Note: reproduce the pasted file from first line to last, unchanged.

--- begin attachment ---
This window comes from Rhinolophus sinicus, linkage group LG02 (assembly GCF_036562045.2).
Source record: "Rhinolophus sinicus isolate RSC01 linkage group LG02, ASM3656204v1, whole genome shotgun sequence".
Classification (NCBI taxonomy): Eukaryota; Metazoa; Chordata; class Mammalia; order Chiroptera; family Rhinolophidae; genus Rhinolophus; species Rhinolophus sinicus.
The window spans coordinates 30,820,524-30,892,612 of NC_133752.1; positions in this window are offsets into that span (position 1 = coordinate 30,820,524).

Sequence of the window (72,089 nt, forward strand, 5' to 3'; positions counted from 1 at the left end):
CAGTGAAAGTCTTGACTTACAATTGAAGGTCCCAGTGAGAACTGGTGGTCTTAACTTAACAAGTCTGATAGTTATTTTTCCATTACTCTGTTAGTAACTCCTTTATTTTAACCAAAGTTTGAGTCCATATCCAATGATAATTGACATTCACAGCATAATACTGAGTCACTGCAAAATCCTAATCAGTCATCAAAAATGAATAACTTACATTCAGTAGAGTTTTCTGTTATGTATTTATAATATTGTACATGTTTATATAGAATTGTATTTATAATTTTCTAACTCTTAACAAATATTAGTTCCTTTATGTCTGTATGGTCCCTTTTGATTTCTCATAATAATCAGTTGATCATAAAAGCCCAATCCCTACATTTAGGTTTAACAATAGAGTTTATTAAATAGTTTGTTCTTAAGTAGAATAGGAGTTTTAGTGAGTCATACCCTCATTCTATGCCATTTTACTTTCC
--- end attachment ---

This window comes from Rhinolophus sinicus, linkage group LG02 (assembly GCF_036562045.2).
Source record: "Rhinolophus sinicus isolate RSC01 linkage group LG02, ASM3656204v1, whole genome shotgun sequence".
Classification (NCBI taxonomy): Eukaryota; Metazoa; Chordata; class Mammalia; order Chiroptera; family Rhinolophidae; genus Rhinolophus; species Rhinolophus sinicus.
The window spans coordinates 30,820,524-30,892,612 of NC_133752.1; positions in this window are offsets into that span (position 1 = coordinate 30,820,524).

Sequence of the window (72,089 nt, forward strand, 5' to 3'; positions counted from 1 at the left end):
CAGTGAAAGTCTTGACTTACAATTGAAGGTCCCAGTGAGAACTGGTGGTCTTAACTTAACAAGTCTGATAGTTATTTTTCCATTACTCTGTTAGTAACTCCTTTATTTTAACCAAAGTTTGAGTCCATATCCAATGATAATTGACATTCACAGCATAATACTGAGTCACTGCAAAATCCTAATCAGTCATCAAAAATGAATAACTTACATTCAGTAGAGTTTTCTGTTATGTATTTATAATATTGTACATGTTTATATAGAATTGTATTTATAATTTTCTAACTCTTAACAAATATTAGTTCCTTTATGTCTGTATGGTCCCTTTTGATTTCTCATAATAATCAGTTGATCATAAAAGCCCAATCCCTACATTTAGGTTTAACAATAGAGTTTATTAAATAGTTTGTTCTTAAGTAGAATAGGAGTTTTAGTGAGTCATACCCTCATTCTATGCCATTTTACTTTCC